His general thesis is that NASA’s obsession, born of the days when “ours always blow up” and brought back with a vengeance by the Challenger disaster, is eliminating all human risk from spaceflight. That doesn’t work and the obsession is a huge obstacle to progress. There will always be risks, and we will always have heroes.

Simberg is an aerospace engineer with considerable experience and his analyses of various space incidents such as the Challenger Disaster are spot on, which is to say, I agree with them. Recommended.

We haven’t got out to many movies in the past few months, and some we did get to, like the Saturday morning live simulcasts of the Metropolitan Opera productions, aren’t on any longer. We have found those well worth going to, and the Met usually chooses accessible operas for those simulcasts. My wife’s sister also enjoys them, and unlike Roberta, her sister doesn’t have a musical education. We particularly enjoyed Dvorak’s Russalka, which I had never seen before. It’s not likely to come back to a theater near you, but if it does, don’t miss it.

The Movie of the Month is quite old and already on television, so you won’t find it in theaters. That’s a pity because it’s very good there. I mean Frozen, the Oscar winning Disney film sort of loosely based on a Hans Christian Anderson story; actually the movie is better than Anderson’s tale. It’s still available on cable TV, or of course as a recording.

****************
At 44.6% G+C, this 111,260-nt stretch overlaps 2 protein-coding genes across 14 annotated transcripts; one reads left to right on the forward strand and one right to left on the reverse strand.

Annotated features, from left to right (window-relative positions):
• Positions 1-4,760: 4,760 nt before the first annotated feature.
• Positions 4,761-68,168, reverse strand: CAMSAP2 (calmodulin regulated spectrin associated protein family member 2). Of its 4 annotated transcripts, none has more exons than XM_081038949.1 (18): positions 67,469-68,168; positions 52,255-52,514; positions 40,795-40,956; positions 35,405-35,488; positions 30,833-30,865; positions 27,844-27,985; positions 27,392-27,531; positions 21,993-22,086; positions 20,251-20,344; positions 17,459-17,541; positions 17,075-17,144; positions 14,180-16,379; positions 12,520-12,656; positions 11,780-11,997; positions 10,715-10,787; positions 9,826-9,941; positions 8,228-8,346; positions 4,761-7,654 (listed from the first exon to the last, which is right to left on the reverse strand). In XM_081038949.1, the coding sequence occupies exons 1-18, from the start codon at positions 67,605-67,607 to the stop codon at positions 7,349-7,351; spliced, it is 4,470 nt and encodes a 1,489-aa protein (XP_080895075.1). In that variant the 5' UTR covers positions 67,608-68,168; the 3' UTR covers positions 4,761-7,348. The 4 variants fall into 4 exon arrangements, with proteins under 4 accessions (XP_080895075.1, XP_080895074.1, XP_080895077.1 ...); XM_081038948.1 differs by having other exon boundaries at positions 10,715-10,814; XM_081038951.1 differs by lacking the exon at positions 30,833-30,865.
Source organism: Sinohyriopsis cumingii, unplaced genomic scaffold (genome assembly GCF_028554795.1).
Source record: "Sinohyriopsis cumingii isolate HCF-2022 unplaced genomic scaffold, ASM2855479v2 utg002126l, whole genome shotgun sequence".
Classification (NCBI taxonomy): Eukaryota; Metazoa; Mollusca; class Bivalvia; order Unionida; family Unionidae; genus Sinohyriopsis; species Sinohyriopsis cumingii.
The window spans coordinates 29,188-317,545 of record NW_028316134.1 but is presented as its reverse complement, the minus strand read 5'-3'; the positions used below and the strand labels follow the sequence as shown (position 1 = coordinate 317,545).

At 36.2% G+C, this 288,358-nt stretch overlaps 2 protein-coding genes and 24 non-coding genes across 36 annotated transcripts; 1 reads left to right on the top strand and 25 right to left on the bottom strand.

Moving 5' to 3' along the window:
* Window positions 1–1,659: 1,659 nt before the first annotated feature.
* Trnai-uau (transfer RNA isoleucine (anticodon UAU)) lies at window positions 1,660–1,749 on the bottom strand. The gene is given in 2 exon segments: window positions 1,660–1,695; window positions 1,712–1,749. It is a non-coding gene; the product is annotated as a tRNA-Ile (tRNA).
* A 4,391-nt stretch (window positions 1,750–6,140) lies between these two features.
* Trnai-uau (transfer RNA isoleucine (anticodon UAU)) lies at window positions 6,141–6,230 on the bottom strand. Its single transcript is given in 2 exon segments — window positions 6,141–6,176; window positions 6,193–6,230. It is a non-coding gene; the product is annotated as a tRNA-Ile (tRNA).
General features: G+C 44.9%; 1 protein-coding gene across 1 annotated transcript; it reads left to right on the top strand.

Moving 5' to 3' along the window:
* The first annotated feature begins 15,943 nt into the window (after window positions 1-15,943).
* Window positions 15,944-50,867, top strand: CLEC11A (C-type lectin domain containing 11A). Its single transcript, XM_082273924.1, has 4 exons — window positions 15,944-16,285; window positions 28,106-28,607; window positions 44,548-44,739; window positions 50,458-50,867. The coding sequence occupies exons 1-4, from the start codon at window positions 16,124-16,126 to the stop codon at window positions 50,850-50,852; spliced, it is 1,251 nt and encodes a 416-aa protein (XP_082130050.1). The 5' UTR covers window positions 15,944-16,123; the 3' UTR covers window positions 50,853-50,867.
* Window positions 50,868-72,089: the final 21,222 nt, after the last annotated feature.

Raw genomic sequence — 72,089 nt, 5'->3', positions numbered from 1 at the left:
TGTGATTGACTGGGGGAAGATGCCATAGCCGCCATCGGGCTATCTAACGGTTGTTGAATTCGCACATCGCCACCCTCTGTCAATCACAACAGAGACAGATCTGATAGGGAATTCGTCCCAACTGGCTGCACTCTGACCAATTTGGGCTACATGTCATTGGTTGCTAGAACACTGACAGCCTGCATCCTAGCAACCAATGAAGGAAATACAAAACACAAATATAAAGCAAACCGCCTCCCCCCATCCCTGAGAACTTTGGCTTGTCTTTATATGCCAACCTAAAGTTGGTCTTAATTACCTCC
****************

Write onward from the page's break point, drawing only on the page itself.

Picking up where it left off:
There is no game of the month because I haven’t had time to collect any new games. That comes later.

Those interested in comparing views of the Computer Revolution might find the March 2010 column interesting.

Next Time

Next time the new Surface Pro 3 with OneNote. Back around the turn of the century I said that a good tablet with OneNote was about the best research tool I knew of. That may be true again, with the Surface Pro 3 as the tablet.

I also have Office 365 subscription service. At present that is Office 2013 (for Windows; Office 2011 for Mac) and includes a more complete OneNote than the one that comes with the Surface Pro 3. Actually it’s more complicated than that; we’ll have a lot on OneNote with the Surface Pro 3 next time.

And we’ll start looking at new computer books once I let publishers know I’m back in business here.

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One comment on “September 2014 Column – Part 4

  1. I’m glad someone else noticed that there seems to be multiple versions of onenote out there. Unfortunately they don’t have any labeling to tell you which particular version you have, so if you rely on onenote for lots of stuff, you may be unpleasantly surprised to find out that the one device you have with you at an important event is the version that doesn’t let you work with embedded or attached document files. I found that out the hard way and lost some docs I really wanted, when the version of onenote I happened to have with me refused to let me copy word or pdf documents into the onenote notebook. No branding, no banner telling me I was using a crippled version, nothing. It simply changed from being an indispensable tool to being something I now view with suspicion and distrust. WTG Microsoft for wrecking something good.

    Maybe the column might shed some light on how to figure out which crippled variant of onenote is being used, BEFORE you find out the hard way when a disabled feature doesn’t work when needed?